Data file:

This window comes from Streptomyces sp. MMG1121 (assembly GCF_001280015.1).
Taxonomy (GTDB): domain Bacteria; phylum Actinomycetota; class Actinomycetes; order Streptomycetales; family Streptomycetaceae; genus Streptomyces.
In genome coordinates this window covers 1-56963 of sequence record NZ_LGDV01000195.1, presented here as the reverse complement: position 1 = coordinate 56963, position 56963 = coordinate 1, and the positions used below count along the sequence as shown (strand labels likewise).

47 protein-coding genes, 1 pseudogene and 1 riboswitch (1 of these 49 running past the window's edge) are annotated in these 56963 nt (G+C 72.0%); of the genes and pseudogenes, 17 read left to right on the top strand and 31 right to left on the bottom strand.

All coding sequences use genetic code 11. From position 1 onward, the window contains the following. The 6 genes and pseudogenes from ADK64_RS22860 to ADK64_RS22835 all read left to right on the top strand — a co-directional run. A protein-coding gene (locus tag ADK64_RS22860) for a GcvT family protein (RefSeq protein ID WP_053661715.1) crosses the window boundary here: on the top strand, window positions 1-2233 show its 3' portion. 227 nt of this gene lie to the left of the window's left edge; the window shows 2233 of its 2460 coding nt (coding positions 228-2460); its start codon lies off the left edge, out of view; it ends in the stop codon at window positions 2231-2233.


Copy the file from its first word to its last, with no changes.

This window comes from Streptomyces sp. MMG1121 (assembly GCF_001280015.1).
Taxonomy (GTDB): domain Bacteria; phylum Actinomycetota; class Actinomycetes; order Streptomycetales; family Streptomycetaceae; genus Streptomyces.
In genome coordinates this window covers 1-56963 of sequence record NZ_LGDV01000195.1, presented here as the reverse complement: position 1 = coordinate 56963, position 56963 = coordinate 1, and the positions used below count along the sequence as shown (strand labels likewise).

47 protein-coding genes, 1 pseudogene and 1 riboswitch (1 of these 49 running past the window's edge) are annotated in these 56963 nt (G+C 72.0%); of the genes and pseudogenes, 17 read left to right on the top strand and 31 right to left on the bottom strand.

All coding sequences use genetic code 11. From position 1 onward, the window contains the following. The 6 genes and pseudogenes from ADK64_RS22860 to ADK64_RS22835 all read left to right on the top strand — a co-directional run. A protein-coding gene (locus tag ADK64_RS22860) for a GcvT family protein (RefSeq protein ID WP_053661715.1) crosses the window boundary here: on the top strand, window positions 1-2233 show its 3' portion. 227 nt of this gene lie to the left of the window's left edge; the window shows 2233 of its 2460 coding nt (coding positions 228-2460); its start codon lies off the left edge, out of view; it ends in the stop codon at window positions 2231-2233.